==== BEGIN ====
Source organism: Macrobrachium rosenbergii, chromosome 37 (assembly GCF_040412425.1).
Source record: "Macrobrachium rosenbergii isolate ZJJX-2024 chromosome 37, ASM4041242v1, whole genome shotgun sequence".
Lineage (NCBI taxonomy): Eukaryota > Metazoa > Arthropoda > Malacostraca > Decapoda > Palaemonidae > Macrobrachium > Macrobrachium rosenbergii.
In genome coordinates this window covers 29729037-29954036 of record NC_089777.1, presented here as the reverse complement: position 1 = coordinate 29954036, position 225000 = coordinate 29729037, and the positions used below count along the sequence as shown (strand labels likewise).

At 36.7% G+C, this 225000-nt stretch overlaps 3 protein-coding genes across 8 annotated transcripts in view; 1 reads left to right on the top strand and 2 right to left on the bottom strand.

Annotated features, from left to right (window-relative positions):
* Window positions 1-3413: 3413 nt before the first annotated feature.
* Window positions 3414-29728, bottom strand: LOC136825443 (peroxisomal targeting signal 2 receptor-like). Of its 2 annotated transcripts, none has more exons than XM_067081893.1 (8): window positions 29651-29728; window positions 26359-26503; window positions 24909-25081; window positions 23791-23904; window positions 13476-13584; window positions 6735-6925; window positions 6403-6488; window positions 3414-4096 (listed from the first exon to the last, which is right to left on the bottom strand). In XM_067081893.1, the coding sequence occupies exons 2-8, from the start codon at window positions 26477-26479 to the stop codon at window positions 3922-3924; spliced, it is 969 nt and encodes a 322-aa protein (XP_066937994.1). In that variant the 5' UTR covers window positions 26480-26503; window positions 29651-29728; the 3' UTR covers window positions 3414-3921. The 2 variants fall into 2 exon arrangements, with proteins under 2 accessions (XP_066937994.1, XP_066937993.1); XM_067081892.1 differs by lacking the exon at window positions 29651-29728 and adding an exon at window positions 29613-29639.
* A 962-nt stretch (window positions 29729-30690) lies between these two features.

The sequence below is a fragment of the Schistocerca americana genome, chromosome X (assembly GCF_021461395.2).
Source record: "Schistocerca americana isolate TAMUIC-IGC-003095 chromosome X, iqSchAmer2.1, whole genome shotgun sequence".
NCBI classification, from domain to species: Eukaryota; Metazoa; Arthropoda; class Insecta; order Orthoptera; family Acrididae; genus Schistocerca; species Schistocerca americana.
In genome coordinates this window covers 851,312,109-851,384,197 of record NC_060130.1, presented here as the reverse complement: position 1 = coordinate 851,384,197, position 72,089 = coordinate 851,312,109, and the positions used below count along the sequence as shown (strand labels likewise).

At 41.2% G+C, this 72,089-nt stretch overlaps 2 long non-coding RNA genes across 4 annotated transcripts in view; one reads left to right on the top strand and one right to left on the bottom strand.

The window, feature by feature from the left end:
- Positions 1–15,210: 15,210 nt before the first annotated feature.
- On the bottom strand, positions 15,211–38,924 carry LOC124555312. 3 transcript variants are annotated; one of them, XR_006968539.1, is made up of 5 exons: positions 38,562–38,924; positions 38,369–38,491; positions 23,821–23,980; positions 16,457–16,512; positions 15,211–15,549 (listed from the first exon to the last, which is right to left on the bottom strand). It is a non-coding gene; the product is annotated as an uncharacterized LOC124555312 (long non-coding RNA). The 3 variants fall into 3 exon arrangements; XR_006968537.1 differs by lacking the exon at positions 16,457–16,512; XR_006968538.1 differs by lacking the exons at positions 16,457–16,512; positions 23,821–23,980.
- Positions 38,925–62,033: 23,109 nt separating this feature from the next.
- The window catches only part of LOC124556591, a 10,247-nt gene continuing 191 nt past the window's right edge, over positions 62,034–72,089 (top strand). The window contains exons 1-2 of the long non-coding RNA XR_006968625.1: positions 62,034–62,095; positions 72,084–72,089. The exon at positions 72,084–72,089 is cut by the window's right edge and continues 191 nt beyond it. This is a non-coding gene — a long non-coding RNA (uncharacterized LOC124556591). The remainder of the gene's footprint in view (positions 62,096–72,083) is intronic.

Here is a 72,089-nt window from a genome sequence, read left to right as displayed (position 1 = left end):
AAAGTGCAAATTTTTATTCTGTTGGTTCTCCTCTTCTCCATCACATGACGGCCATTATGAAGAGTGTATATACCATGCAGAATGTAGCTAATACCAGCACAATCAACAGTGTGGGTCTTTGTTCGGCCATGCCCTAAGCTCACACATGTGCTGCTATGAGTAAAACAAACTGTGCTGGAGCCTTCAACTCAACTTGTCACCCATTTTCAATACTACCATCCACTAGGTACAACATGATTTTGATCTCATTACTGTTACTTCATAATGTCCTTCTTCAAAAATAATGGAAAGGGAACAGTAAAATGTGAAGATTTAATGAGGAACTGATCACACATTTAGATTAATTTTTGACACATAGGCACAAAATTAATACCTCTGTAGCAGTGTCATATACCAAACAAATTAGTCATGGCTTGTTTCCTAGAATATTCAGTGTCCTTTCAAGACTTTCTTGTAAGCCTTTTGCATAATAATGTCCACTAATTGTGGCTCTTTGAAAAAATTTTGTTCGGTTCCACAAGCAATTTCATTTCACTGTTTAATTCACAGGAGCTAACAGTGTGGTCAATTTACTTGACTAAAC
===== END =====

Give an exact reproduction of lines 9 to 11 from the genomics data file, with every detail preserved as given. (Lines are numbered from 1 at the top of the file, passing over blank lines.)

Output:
* A 962-nt stretch (window positions 29729-30690) lies between these two features.

The sequence below is a fragment of the Schistocerca americana genome, chromosome X (assembly GCF_021461395.2).
Source record: "Schistocerca americana isolate TAMUIC-IGC-003095 chromosome X, iqSchAmer2.1, whole genome shotgun sequence".